Before the primaries there is the risk that Democrats who support the bill could be open to a tough primary challenge from a more left-leaning candidate against the deal. At the same time, Republicans who might be inclined to vote for the deal have to be worried about a challenger coming from the far right who would criticize them for voting for a piece of legislation that is one of President Obama’s landmark achievements. That would potentially be a reason to wait until after the primary season. The problem in waiting is that the TPP then becomes even more a part of the presidential campaign. But look around, it already very much a part of the election campaign.

Q: Critics of the deal say it favors big business over labor and environmental protection. Both Donald Trump and Bernie Sanders have criticized the deal. Hillary Clinton has yet to come out in support. Do the critics have a point?

Marczak: No trade agreement is ever perfect. There are going to be winners and losers as there are with any other trade agreement. But when you look at the net benefits for the US economy and the strategic importance of solidifying relationships with important partners at a point of such global turbulence it will outweigh the concerns about any negative repercussions of the deal.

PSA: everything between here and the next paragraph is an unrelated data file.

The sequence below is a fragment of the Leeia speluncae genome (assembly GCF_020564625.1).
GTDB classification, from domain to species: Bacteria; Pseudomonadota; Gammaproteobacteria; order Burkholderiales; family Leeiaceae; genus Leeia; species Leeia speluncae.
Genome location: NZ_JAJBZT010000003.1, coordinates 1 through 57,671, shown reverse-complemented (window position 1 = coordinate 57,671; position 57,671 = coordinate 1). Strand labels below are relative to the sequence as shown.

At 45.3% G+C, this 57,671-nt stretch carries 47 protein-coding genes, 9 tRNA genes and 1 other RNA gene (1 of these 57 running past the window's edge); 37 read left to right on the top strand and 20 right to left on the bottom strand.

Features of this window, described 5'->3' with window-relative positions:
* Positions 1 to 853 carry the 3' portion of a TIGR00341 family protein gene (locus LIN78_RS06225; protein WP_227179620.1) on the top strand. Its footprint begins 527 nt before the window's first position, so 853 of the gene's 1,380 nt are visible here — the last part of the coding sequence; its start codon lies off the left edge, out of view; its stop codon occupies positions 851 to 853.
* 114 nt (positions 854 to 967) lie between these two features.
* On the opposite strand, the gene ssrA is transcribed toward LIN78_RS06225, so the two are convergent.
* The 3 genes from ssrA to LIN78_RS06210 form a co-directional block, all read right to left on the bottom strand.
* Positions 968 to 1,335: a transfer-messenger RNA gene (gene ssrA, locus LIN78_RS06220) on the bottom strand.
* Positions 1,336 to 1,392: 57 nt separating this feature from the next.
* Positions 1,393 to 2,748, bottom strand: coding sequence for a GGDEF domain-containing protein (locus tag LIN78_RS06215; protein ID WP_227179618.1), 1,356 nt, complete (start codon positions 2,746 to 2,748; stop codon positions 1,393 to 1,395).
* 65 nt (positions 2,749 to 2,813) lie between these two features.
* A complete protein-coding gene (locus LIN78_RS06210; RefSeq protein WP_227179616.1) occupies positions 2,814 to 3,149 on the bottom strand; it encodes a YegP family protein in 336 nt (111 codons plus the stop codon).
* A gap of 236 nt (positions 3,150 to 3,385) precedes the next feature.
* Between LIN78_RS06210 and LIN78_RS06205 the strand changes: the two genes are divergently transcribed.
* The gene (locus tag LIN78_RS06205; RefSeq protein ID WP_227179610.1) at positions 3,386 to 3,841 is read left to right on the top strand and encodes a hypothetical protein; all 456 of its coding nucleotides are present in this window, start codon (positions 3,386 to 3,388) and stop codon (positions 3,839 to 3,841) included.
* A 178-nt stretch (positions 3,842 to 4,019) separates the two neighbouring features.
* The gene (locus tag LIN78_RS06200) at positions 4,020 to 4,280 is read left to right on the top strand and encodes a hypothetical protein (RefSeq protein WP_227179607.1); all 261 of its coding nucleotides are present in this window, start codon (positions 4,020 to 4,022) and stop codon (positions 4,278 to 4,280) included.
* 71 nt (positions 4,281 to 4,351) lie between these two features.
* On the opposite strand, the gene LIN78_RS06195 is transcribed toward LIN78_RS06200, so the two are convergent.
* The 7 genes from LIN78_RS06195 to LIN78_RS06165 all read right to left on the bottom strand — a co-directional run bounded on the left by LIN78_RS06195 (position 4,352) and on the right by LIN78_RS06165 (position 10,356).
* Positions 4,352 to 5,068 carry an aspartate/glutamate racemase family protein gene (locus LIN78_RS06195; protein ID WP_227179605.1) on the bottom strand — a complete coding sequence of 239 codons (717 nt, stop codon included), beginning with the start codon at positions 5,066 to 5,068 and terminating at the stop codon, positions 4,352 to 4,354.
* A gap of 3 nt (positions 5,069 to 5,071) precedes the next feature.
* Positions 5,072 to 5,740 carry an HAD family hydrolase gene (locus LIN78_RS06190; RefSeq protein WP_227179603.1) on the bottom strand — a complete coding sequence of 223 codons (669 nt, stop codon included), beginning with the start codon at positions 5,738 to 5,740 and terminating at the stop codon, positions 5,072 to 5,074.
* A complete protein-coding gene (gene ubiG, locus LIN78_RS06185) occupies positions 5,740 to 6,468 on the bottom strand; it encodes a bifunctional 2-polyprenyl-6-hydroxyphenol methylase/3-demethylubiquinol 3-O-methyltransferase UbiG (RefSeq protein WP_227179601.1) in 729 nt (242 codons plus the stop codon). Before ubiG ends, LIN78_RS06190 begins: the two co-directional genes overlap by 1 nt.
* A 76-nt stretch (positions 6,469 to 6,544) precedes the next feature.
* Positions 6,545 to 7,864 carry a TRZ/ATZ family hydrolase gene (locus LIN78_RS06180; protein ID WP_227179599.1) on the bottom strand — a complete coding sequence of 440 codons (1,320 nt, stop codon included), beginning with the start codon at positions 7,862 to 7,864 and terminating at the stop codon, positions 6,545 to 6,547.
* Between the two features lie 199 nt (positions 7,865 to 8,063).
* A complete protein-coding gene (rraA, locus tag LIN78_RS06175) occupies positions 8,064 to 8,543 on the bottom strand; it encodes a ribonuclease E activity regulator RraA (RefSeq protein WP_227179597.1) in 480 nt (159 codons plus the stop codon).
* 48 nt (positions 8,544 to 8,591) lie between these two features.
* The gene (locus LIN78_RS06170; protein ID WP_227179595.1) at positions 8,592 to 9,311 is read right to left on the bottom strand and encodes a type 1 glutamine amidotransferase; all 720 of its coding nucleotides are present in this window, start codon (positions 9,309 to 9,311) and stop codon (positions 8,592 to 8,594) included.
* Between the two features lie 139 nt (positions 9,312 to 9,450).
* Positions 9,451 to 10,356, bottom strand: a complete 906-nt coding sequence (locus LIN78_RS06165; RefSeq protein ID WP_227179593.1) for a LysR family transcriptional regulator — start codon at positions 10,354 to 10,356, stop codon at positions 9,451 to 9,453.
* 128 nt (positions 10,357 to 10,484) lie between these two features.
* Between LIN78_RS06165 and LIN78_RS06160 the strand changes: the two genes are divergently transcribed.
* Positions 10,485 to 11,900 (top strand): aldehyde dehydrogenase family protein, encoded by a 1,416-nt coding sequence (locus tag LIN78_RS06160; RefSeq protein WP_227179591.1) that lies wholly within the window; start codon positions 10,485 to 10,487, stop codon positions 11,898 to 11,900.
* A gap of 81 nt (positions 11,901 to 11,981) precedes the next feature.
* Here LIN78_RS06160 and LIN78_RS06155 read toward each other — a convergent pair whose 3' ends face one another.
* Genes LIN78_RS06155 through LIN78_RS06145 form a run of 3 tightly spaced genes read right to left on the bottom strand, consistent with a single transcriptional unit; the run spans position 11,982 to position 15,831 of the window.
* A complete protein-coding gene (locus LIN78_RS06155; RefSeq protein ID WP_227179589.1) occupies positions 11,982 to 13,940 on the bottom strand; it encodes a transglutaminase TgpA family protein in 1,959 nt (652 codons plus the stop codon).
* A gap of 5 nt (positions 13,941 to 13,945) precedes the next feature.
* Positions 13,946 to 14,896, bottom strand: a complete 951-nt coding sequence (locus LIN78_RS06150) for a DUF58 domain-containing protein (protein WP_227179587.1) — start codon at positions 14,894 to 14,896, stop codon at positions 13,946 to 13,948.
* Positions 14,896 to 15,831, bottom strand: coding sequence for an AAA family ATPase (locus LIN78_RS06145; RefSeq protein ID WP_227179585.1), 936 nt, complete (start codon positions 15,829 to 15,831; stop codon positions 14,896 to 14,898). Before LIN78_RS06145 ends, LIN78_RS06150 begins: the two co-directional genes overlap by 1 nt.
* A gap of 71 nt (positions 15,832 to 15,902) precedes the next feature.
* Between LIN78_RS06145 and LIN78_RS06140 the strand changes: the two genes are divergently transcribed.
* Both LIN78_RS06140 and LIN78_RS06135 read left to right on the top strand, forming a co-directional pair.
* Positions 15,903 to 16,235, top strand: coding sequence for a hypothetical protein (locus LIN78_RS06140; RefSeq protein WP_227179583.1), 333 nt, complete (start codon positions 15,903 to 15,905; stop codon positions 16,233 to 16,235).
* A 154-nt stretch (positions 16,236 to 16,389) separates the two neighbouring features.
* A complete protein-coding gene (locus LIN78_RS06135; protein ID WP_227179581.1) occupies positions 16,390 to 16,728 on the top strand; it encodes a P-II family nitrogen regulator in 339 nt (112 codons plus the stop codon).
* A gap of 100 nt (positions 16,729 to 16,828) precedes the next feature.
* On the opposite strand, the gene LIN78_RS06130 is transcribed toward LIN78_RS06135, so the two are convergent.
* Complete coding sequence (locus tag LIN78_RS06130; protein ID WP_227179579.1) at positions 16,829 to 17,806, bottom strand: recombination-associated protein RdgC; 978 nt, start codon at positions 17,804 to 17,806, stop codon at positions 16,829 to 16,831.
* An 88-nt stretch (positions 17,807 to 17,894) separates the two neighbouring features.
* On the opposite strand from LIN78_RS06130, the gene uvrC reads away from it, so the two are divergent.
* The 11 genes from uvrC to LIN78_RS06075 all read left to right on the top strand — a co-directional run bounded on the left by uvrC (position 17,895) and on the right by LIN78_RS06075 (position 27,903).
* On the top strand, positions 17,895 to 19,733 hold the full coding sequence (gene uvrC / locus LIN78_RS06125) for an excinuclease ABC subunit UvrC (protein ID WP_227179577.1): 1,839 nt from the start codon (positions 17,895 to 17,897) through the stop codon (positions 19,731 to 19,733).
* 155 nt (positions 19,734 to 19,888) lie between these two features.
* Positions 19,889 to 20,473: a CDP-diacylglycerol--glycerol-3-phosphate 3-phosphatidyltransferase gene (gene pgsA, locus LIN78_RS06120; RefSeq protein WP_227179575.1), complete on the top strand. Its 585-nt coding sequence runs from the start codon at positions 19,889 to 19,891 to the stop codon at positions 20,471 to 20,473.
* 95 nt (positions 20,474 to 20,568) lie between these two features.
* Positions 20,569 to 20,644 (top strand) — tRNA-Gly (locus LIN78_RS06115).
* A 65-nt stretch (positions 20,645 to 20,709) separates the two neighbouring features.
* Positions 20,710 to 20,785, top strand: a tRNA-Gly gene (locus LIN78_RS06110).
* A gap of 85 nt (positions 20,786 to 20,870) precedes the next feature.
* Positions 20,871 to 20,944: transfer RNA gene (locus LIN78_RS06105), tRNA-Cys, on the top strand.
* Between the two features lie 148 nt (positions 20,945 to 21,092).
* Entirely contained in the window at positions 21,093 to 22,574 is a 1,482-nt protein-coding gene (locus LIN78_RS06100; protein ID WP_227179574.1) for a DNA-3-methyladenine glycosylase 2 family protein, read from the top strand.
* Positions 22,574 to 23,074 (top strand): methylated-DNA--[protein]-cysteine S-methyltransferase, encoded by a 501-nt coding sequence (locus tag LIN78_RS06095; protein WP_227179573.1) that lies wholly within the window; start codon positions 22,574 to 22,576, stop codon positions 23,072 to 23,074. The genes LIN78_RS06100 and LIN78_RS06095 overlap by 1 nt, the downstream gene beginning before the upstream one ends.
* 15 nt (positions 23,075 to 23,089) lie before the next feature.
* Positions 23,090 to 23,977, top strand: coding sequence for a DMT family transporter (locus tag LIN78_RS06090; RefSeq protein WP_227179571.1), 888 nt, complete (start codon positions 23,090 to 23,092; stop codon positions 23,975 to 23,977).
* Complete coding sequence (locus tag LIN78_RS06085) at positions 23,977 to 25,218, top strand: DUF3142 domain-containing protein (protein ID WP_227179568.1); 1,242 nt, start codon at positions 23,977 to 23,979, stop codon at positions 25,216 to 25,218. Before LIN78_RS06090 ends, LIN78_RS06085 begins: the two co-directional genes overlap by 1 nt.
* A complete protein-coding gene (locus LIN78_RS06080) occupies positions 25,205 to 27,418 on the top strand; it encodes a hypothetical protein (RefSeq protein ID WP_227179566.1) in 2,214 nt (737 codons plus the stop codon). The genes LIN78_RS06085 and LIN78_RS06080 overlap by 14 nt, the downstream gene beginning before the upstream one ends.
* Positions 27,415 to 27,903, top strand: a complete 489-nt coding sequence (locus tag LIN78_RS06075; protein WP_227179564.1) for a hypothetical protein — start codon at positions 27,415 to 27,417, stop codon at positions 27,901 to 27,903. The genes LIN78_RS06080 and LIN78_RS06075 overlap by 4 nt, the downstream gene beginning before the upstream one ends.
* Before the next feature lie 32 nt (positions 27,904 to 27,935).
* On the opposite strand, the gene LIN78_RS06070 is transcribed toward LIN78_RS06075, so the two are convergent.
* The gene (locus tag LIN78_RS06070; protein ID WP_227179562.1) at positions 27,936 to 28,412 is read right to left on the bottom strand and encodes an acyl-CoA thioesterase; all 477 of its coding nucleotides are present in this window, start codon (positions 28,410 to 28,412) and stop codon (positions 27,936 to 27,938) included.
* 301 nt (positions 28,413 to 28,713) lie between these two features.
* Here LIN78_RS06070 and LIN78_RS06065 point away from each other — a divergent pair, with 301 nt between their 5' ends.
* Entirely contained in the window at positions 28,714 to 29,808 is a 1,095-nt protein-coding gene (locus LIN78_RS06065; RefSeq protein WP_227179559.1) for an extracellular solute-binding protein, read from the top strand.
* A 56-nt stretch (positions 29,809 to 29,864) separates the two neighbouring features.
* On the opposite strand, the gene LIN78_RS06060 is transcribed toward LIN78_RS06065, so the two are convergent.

This deal is a milestone for environmental and labor rights. Unlike NAFTA, where environmental and labor rights were included in side agreements, these are included specifically in the text of the agreement. If there is a violation of the labor standards, there is an enforcement mechanism for the labor rights that were agreed to as part of the agreement.

Separate side agreements have been signed with three countries, including Vietnam,  which is one of the top concerns so far as labor rights infringement. If there is a lack of adherence to the labor rights agreed to in the TPP there is a mechanism in place through which the tariff barriers can be reintroduced with the country that is seen to be in violation as punishment for not adhering to the overall standards of the agreement.

In the end, trade is an incredibly divisive subject. There is a lot of rightful anxiety and concern about any trade agreement that is going to reshape global commercial relationships. But this is a net win.

On the left, there is a desire to appeal to the unions that have never been supportive of free trade. On the Republican side, this is a signature achievement of President Obama and the Republican presidential candidates will take any opportunity they can to criticize this President. Donald Trump should know better as a businessman the importance of free trade for the economy.

Ashish Kumar Sen is a staff writer at the Atlantic Council.

Related Experts: Andrea Montanino, Ashish Kumar Sen, and Jason Marczak

Image: The Trans-Pacific Partnership “reflects America’s values and gives our workers the fair shot at success they deserve,” said US President Barack Obama. The historic trade-liberalizing deal was reached between the United States and its eleven negotiating partners on October 5. (Reuters/Joshua Roberts)